Male Pride and Female Prejudice
By JOHN TIERNEY, NYT, Jan 3, 2006
When there are three women for every two men graduating from college, whom will the third woman marry?
This is not an academic question. Women, who were a minority on campuses a quarter-century ago, today make up 57 percent of undergraduates, and the gender gap is projected to reach a 60-40 ratio within a few years. So more women, especially black and Hispanic women, will be in a position to get better-paying, more prestigious jobs than their husbands, which makes for a tricky variation of "Pride and Prejudice."
It's still a universal truth, as Jane Austen wrote, that a man with a fortune has good marriage prospects. It's not so universal for a woman with a fortune, because pride makes some men determined to be the chief breadwinner. But these traditionalists seem to be a dwindling minority as men have come to appreciate the value of a wife's paycheck.
A woman's earning power, while hardly the first thing that men look for, has become a bigger draw, as shown in surveys of college students over the decades. In 1996, for the first time, college men rated a potential mate's financial prospects as more important than her skills as a cook or a housekeeper.
In the National Survey of Families and Households conducted during the early 1990's, the average single man under 35 said he was quite willing to marry someone earning much more than he did. He wasn't as interested in marrying someone making much less than he did, and he was especially reluctant to marry a woman who was unlikely to hold a steady job.
Those findings jibe with what I've seen. I can't think of any friend who refused to date a woman because she made more money than he did. When friends have married women with bigger paychecks, the only financial complaints I've heard from them have come when a wife later decided to pursue a more meaningful - i.e., less lucrative - career.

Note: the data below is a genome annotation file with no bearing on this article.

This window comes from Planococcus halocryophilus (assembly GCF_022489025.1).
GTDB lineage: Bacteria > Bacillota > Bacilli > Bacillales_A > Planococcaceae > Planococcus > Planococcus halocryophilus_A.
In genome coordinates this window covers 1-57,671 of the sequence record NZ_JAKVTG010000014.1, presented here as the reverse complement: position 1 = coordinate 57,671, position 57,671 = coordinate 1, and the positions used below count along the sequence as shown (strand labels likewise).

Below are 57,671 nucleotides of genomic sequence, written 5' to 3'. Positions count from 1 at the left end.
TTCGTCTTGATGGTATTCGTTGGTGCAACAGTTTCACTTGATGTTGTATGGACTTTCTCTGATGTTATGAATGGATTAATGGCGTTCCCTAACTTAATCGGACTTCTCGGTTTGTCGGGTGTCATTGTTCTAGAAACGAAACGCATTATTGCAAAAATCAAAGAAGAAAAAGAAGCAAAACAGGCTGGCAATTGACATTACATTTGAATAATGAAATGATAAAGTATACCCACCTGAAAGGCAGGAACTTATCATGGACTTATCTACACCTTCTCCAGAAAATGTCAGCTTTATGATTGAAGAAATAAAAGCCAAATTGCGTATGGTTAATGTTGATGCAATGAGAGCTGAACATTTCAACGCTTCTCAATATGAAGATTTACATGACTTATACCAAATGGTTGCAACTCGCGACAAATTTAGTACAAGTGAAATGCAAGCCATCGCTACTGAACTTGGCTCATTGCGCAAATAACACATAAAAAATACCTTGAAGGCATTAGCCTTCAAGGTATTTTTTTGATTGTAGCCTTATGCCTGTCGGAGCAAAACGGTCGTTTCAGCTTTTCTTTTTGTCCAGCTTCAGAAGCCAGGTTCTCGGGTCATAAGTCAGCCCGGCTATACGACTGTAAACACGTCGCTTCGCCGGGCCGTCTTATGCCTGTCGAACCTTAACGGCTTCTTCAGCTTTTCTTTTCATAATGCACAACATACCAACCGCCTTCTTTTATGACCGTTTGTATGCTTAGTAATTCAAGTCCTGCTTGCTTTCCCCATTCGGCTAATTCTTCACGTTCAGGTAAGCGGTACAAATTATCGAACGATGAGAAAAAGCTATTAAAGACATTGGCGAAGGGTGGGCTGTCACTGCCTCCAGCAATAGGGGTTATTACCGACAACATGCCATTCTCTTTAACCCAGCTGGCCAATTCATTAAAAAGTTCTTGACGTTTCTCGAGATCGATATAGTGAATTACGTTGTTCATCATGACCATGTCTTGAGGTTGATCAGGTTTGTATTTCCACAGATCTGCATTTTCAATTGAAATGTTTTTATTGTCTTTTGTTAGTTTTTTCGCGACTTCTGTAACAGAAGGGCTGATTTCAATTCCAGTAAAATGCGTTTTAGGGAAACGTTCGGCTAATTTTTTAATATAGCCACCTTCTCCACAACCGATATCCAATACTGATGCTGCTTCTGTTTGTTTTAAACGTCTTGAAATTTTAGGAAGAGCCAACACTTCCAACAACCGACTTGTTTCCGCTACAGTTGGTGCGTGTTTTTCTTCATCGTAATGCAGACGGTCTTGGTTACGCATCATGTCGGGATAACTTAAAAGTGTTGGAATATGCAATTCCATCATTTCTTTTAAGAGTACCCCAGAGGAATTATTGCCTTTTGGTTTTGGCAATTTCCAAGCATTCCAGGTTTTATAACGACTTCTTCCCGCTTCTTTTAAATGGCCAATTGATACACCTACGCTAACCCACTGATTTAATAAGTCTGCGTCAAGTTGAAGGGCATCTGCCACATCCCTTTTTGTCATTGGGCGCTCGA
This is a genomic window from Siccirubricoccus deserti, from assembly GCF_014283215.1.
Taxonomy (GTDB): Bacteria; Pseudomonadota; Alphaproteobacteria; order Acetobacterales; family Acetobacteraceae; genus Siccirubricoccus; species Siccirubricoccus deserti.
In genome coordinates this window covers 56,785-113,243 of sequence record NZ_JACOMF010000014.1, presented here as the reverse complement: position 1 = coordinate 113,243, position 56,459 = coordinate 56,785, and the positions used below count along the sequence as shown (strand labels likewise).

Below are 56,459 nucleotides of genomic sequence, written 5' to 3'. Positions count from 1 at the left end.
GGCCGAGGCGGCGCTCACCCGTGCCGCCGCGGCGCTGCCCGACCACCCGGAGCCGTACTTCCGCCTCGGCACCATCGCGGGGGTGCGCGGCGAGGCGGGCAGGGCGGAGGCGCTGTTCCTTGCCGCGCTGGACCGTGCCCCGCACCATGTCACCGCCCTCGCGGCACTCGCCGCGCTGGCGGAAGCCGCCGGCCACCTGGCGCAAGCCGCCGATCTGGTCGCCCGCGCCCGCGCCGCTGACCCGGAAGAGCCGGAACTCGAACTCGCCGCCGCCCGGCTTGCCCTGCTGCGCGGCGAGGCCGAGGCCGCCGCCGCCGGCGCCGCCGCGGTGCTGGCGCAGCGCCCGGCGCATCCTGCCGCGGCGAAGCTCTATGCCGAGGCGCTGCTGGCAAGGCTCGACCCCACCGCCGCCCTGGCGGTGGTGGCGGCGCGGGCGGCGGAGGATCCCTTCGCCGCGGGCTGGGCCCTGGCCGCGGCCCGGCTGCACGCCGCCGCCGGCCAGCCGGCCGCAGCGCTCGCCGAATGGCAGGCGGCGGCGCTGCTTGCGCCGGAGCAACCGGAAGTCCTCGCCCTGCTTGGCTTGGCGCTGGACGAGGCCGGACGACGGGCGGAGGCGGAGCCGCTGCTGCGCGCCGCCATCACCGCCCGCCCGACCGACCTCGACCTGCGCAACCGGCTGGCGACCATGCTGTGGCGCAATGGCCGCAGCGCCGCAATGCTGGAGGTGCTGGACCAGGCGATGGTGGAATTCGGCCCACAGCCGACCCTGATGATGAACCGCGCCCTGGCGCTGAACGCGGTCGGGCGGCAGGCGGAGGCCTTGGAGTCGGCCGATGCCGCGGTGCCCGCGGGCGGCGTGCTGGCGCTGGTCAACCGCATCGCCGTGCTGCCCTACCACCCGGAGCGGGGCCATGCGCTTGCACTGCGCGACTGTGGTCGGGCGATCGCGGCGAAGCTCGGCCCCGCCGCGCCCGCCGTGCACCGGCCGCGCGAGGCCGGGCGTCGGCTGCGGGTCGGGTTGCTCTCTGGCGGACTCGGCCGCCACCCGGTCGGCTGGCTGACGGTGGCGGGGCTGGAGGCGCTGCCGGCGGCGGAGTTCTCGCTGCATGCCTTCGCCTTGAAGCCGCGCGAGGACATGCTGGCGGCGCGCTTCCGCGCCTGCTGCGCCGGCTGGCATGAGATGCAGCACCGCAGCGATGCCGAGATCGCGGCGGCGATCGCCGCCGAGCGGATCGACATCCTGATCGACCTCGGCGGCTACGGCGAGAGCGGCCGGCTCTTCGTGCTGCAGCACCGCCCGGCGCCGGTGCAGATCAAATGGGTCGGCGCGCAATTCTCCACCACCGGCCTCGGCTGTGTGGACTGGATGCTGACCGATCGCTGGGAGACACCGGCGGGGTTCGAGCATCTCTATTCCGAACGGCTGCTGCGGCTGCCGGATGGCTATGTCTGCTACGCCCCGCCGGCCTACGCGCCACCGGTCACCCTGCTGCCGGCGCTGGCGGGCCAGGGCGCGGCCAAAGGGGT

Nor can I recall hearing guys insult a man, to his face or behind his back, for making less than his wife. The only snide comments I've heard have come from women talking about their friends' husbands. I've heard just a couple of hardened Manhattanites do that, but I wouldn't dismiss them as isolated reactionaries because you can see this prejudice in that national survey of singles under 35.
The women surveyed were less willing to marry down - marry someone with much lower earnings or less education - than the men were to marry up. And, in line with Jane Austen, the women were also more determined to marry up than the men were.
You may think that women's attitudes are changing as they get more college degrees and financial independence. A women who's an executive can afford to marry a struggling musician. But that doesn't necessarily mean she wants to. Studies by David Buss of the University of Texas and others have shown that women with higher incomes, far from relaxing their standards, put more emphasis on a mate's financial resources.
And once they're married, women with higher incomes seem less tolerant of their husbands' shortcomings. Steven Nock of the University of Virginia has found that marriages in which the wife and husband earn roughly the same are more likely to fail than other marriages. That situation doesn't affect the husband's commitment to the marriage, Nock concludes, but it weakens the wife's and makes her more likely to initiate divorce.
It's understandable that women with good paychecks have higher standards for their partners, since their superior intelligence, education and income give them what Buss calls high "mate value." They know they're catches and want to find someone with equal mate value - someone like Mr. Darcy instead of a dullard like the cleric spurned by Elizabeth Bennet.
"Of course, some women marry for love and find a man's resources irrelevant," Buss says. "It's just that the men women tend to fall in love with, on average, happen to have more resources."
Which means that, on average, college-educated women and high-school-educated men will have a harder time finding partners as long as educators keep ignoring the gender gap that starts long before college. Advocates for women have been so effective politically that high schools and colleges are still focusing on supposed discrimination against women: the shortage of women in science classes and on sports teams rather than the shortage of men, period. You could think of this as a victory for women's rights, but many of the victors will end up celebrating alone.